She Said: Breaking The Sexual Harassment Story That Helped Ignite A Movement, by Jodi Kantor & Megan Twohey
It has been widely and often said that a reporter should never become the story, and unfortunately that is what happens here. It is difficult to see what the authors had in mind besides trying to paint themselves as brave Social Justice Warriors for taking on sexual assault and harassment in high places and starting a movement to change the way that women are viewed. In many ways, this book is incoherent and self-contradictory, an evidence of the problems inherent in the late age of feminism. On the one hand, the authors express the claim that it is important to be just to men as well as women, but the book is clearly slanted and biased towards women, and that it is important to make claims that are supported on evidence so as not to discredit the #MeToo movement that the authors are trying to support, but then the authors add all kinds of false allegations made against Trump and Kavanaugh to demonstrate the political biases they deny having. The end result is a book where the authors seem not to be self-aware that they are partisan hacks seeking to gain personal credit and clout for a social movement that has as many problems as it has solutions.
This book is about 250 pages and is nine chapters long. After a preface, the authors discuss the first phone call as they begin to interview people about sexual harassment scandals (1). After that comes a discussion of Hollywood secrets (2) and the nondisclosure agreements and pressure that have tended to silence victims (3) but that can also be used as evidence of wrongdoing under the theory that where there are payouts there is something that needs to be paid off. The authors discuss their hypocritical and self-serving hostility with positive reputation management (4) efforts on the part of their journalistic targets as well as the complicity that companies have (5) in the wrongdoing of their executives. The authors then move to discuss the issues of releasing who is on record to avoid putting the squeeze on vulnerable sources while also trying to encourage more sources to speak up (6) as well as their belief that they helped inspire a positive and worthwhile movement (7). The book then ends with a discussion of a dilemma (8) as well as the media circus that was the Kavanaugh hearing (9), which the authors do not recognize as being a witch hunt against an innocent and decent man, after which there is an epilogue where a group of radicalized feminists talk with each other about their feminism, acknowledgements, notes, and an index.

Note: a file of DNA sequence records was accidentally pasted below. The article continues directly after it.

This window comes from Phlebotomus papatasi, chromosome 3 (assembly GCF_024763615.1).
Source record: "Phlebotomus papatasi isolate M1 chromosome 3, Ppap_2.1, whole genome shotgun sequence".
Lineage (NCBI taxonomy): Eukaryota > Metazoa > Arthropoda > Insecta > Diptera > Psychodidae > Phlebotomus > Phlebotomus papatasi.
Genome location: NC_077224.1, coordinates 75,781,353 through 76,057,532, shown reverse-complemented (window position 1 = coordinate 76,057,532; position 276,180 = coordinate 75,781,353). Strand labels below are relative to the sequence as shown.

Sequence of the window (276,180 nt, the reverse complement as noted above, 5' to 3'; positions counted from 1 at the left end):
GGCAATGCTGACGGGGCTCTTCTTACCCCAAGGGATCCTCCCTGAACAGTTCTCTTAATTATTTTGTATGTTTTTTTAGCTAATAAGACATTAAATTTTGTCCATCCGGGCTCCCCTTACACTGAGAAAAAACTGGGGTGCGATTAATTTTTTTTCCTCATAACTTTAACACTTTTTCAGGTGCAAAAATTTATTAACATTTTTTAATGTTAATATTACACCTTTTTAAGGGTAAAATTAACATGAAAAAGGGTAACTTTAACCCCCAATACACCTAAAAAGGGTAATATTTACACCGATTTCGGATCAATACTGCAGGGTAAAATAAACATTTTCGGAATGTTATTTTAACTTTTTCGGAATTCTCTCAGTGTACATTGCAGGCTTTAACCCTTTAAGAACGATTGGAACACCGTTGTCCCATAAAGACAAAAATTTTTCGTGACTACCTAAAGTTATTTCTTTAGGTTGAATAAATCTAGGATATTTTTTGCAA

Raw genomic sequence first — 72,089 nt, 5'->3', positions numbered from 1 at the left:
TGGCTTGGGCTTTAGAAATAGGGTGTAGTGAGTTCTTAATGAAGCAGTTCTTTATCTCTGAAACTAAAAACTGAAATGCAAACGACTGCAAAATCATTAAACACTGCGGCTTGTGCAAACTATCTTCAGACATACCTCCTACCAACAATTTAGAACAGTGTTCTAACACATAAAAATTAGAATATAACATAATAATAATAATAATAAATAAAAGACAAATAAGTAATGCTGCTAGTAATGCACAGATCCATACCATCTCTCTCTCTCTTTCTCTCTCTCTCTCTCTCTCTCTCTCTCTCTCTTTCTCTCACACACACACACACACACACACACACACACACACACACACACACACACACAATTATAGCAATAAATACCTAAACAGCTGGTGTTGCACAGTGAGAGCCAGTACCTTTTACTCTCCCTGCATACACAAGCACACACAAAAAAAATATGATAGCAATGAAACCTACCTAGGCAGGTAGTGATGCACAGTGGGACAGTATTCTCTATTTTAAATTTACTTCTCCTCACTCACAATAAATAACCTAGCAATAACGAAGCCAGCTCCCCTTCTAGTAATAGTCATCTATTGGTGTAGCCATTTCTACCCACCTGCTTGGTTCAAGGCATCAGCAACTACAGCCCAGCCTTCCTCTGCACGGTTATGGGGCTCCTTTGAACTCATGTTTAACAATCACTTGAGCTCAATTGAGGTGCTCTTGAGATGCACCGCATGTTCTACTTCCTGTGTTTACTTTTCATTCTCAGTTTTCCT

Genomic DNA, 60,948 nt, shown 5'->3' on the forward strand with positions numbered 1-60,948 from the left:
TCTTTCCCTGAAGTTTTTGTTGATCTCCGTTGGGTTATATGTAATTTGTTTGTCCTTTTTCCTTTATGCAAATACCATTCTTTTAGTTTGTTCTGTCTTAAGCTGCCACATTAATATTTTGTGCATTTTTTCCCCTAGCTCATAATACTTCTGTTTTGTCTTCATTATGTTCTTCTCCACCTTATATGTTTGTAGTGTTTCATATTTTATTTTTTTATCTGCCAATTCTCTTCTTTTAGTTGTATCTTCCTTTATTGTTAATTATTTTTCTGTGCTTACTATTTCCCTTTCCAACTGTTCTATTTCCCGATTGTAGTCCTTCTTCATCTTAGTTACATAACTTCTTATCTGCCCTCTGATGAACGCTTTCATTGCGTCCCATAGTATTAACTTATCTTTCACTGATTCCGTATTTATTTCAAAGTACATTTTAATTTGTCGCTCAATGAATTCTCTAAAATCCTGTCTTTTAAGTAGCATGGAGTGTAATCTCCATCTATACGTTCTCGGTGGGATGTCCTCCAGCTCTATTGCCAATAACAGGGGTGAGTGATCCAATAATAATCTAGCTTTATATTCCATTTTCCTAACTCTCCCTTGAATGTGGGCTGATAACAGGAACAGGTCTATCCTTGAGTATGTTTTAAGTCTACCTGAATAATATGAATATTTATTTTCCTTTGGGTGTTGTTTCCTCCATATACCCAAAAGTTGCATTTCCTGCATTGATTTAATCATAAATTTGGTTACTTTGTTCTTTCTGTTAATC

This is not a horrible book. In some ways, it is grimly fascinating to watch the authors talk about the mundane and corrupt way in which reporters and editors will bargain with people and attempt to browbeat and bully them into going on record or in bargaining the release of juicy information for a delay on hostile stories. The authors also show that while they are certainly against conservatives and Republicans in general, they are also against Democrats who are clearly corrupt in abusing power, like Hilary Clinton, who the authors frequently note as being close to various corrupt figures like Harvey Weinstein, whose exposure after years of rumors and jokes makes the centerpiece of this book. The book is clearly flawed, and seriously flawed, but the reader who can recognize the lack of honesty and integrity and self-awareness of the authors of the book can still get a lout of out of its materials, not least in understanding the perfect storm of events that is required to make genuine changes regarding those who have gotten away with abusing power for decades, although the authors appear unable or unwilling to prevent things from moving into full discredited witch hunts against political enemies.